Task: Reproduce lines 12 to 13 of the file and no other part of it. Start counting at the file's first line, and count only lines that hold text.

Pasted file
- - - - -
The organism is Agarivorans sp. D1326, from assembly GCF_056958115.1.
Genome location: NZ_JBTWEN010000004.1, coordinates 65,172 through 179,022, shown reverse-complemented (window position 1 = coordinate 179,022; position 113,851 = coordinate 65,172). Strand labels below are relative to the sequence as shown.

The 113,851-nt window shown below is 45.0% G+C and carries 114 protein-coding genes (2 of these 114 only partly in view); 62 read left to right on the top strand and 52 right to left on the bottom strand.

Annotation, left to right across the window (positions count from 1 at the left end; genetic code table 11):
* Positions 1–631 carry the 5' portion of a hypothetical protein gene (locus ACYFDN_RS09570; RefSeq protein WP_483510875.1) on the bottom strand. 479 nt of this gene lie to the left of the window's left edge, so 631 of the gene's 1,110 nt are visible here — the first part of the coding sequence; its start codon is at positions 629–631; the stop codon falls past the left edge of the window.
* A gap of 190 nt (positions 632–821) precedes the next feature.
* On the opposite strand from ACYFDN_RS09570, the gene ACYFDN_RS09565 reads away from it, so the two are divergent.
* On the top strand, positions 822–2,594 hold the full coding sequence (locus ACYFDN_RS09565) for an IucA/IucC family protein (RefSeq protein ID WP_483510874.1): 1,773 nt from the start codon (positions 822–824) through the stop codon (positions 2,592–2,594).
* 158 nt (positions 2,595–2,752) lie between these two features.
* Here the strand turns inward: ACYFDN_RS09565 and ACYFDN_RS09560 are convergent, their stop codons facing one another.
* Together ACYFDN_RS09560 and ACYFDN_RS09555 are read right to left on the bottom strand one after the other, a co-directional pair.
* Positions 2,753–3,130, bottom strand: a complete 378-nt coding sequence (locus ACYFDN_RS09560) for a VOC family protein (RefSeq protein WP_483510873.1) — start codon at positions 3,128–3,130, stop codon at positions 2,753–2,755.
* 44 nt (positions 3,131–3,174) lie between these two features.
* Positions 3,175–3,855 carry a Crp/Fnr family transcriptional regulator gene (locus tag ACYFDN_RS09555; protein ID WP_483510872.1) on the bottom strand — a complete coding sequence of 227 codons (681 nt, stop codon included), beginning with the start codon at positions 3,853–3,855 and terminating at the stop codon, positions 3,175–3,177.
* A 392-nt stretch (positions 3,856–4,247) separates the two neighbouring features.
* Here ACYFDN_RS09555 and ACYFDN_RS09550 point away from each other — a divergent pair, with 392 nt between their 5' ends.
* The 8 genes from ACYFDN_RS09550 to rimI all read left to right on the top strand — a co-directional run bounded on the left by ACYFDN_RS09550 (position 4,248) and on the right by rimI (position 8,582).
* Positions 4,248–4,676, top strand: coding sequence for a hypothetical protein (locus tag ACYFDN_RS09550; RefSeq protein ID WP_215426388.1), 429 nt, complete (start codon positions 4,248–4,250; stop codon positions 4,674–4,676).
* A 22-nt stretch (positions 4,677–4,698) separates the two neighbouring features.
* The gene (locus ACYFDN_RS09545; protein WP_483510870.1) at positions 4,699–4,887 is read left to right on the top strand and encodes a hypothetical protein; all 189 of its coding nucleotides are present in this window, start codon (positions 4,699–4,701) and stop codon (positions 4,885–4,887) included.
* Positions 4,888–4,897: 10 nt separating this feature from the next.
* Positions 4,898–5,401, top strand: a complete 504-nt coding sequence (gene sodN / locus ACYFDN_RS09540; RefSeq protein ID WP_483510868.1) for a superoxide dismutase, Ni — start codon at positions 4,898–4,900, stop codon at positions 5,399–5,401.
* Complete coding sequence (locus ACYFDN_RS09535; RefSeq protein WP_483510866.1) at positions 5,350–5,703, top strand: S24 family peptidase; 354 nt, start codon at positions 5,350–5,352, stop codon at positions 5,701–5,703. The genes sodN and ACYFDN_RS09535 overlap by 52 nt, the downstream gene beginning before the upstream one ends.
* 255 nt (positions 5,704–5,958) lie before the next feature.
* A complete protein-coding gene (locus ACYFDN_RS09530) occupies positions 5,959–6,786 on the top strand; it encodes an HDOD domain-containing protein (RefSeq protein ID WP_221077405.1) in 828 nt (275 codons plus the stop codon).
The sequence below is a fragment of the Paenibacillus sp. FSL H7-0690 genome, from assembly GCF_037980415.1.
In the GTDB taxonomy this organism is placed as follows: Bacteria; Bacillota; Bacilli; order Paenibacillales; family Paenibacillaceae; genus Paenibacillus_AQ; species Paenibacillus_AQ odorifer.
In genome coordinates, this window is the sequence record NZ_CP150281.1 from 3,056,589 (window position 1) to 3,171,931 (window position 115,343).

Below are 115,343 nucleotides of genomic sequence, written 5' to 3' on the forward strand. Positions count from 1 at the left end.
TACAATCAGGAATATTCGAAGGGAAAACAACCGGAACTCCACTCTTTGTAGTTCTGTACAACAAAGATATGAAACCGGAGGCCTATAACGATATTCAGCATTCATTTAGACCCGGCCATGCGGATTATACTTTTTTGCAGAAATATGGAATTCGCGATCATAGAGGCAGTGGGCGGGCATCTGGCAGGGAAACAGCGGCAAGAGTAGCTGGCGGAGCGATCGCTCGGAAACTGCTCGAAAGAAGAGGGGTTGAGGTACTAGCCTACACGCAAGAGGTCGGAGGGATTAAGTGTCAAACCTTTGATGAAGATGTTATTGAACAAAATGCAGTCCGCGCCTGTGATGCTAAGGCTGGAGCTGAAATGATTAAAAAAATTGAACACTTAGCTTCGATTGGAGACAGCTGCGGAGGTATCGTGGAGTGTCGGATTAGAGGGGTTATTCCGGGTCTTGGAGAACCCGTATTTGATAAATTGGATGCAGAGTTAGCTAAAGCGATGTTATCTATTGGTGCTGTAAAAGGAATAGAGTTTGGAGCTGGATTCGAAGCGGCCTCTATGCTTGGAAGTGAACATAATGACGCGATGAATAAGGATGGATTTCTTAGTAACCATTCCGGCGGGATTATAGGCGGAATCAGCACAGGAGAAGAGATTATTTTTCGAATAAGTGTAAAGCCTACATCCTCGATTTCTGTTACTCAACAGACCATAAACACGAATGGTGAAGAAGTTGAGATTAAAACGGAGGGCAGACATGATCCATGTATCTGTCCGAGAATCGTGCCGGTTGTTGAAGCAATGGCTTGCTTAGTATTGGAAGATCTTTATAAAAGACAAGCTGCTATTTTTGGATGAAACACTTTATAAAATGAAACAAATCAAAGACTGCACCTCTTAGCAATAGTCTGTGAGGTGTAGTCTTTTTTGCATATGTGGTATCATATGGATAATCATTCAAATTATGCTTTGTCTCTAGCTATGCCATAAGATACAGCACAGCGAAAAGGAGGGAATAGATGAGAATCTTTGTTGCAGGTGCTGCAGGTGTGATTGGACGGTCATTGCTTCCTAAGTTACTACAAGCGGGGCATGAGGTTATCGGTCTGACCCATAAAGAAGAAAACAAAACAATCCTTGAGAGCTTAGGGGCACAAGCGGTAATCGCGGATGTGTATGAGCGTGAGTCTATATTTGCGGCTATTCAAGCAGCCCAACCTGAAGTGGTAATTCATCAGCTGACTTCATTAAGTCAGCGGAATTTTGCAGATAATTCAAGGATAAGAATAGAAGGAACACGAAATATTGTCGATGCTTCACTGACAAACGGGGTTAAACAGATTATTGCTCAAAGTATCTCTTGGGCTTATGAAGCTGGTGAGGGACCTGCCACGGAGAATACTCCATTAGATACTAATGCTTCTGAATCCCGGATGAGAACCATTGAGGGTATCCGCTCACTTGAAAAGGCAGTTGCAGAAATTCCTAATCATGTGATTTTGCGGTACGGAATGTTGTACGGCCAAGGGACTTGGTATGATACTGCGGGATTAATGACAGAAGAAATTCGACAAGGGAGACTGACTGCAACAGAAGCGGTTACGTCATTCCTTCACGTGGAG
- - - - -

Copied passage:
* Positions 2,753–3,130, bottom strand: a complete 378-nt coding sequence (locus ACYFDN_RS09560) for a VOC family protein (RefSeq protein WP_483510873.1) — start codon at positions 3,128–3,130, stop codon at positions 2,753–2,755.
* 44 nt (positions 3,131–3,174) lie between these two features.